Out of all the women, almost 240,000 had surgery during the monitoring period. Just over 5,400 women developed blood clots leading to hospitalization and 270 women died from clots and clot-related issues. When these women who underwent major surgeries were compared to women that did not have surgery, they were 70 times more likely to face hospitalization due to blood clots and clot related issues. Women who underwent same-day surgeries like arthroscopies or procedures like biopsies were almost 10 times more likely to develop blood clots.

To sum up the study, researchers indicate that approximately 11.5 percent of women undergoing surgery would later be admitted for blood clots. The risk increases with type of surgery as well, with major orthopedic surgeries like hip and knee replacements and major cancer surgery causing the highest incidence. In fact, one woman in 45 developed blood clots after joint replacement and one in 85 after cancer surgery.

What are Blood Clots?

Blood clotting is a life-saving process by which the body repairs injured blood vessels. When a blood vessel is damaged platelets rush to the affected area to form the first plug slowing blood loss. At this point platelets became activated and begin releasing chemicals that start the clotting process in the body that extremely leads to a protein called fibrin that forms a sort of mesh making the final clot. While this mechanism is beneficial, when clots break free from the injured area and travel around the body, serious health issues can occur.

Serious Clot Related Issues

The most serious clot related issues are deep vein thrombosis, pulmonary embolism, heart attack, and stroke. Each of these issues can be life-threatening and have different symptoms.

Deep Vein Thrombosis

Deep vein thrombosis (DVT) occurs when a blood clot forms in one or several of the deep veins within the body; it usually forms in the legs. Deep vein thrombosis often occurs without any symptoms at all until the clot is causing a problem. Symptoms of DVT include:

  • Swelling
  • Pain that starts in the calf or thigh that resembles a charley horse
  • Inflammation
  • Skin changes like paleness and a blue tint

When these symptoms present, it's very important to see a doctor right away or visit the emergency room as soon as possible.

Pulmonary Embolism

When a blood clot travels to one or both lungs, the condition is called pulmonary embolism. Many different symptoms occur with pulmonary embolism and vary dependent on the amount of lung affected, the clot's size, and overall health. Common symptoms of pulmonary symptoms are:

  • Trouble breathing that comes on quickly and occurs with activity or rest
  • Chest pain that worsens with deep breathing, coughing, or bending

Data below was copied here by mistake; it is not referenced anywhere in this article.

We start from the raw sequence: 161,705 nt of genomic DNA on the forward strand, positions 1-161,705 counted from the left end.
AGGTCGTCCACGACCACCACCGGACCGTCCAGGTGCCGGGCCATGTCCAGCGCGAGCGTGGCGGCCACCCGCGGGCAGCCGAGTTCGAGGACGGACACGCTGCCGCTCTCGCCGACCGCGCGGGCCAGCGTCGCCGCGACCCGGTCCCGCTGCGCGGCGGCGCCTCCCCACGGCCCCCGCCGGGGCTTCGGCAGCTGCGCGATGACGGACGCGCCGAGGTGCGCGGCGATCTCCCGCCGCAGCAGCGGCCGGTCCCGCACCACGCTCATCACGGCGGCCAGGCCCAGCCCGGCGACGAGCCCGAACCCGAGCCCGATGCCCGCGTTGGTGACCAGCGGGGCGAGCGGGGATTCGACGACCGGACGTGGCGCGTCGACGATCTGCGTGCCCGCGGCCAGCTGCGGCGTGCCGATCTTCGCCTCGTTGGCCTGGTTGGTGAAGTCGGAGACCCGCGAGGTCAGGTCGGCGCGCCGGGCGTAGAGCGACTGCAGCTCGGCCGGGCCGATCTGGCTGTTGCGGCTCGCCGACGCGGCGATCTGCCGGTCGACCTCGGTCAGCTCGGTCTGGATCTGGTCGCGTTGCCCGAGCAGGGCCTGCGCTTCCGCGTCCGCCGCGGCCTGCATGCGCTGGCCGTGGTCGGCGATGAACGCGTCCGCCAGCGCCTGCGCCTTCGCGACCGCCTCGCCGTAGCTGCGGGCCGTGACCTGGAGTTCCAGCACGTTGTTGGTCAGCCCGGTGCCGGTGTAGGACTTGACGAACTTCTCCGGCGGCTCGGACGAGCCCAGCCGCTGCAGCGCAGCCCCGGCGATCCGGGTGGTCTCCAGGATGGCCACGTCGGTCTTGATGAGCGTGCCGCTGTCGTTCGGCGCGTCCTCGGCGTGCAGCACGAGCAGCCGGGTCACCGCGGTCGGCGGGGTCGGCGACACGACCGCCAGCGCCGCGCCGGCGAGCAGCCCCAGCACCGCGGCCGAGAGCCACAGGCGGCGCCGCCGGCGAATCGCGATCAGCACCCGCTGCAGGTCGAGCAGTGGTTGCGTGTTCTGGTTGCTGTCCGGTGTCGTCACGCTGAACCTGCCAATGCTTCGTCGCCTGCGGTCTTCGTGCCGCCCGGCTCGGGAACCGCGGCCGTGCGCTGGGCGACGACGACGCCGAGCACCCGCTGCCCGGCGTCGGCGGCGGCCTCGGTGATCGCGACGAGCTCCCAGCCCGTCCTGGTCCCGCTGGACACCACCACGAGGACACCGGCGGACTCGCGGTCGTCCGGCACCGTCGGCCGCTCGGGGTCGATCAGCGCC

• Cough that produces blood-tinged mucous or sputum

The less common symptoms of pulmonary embolism include:

  • Wheezing
  • Swelling in legs
  • Clamminess
  • Excessive perspiration
  • Irregular or weak pulse
  • Feeling fault

Pulmonary embolism is a life-threatening condition that when treated with the proper medications is easily and quickly resolved with little ill effects.

Heart Attack

When a blood clot becomes lodged in the tiny vessels leading to heart muscle, a heart attack occurs. It's important to understand that symptoms of heart attacks present differently in every person. Where one person may experience the typical crushing chest pain, another person may just feel severe indigestion symptoms. The common heart attack symptoms are:

  • Pain, pressure, or aching in the chest that may spread to the jaw, back, or neck
  • Indigestion including heartburn, nausea, or pain
  • Trouble breathing
  • Clammy skin
  • Anxiety
  • Tiredness
  • Insomnia
  • Dizziness

Any chest pain is cause for a trip to the emergency room, but often times the more nause symptoms present beforehand. When more than one of these symptoms occurs, contact a doctor right away.


Blood clots that travel into the brain cause strokes, a serious condition in which brain tissue denied of oxygen begins to die. Stroke qualities are much less common than they were a decade ago and treatment advances allows victims to overcome the ill effects sooner. Common symptoms of stroke include:

  • Sudden dizziness and balance issues
  • Trouble walking
  • Sudden inability to speak clearly and understand conversation
  • Paralysis on one side of the body
  • Vision changes in only one eye
  • Sudden, excruciating headache

Strokes, when treated early, are less likely to cause permanent brain damage and long-lasting complications. Stroke symptoms should be taken seriously.


When patients suffer from blood clots, doctors generally prescribe blood-thinners, or anti-coagulants. Your doctors will decide which blood-thinning drug you should be prescribed based on the health issue your facing, its severity, and health history.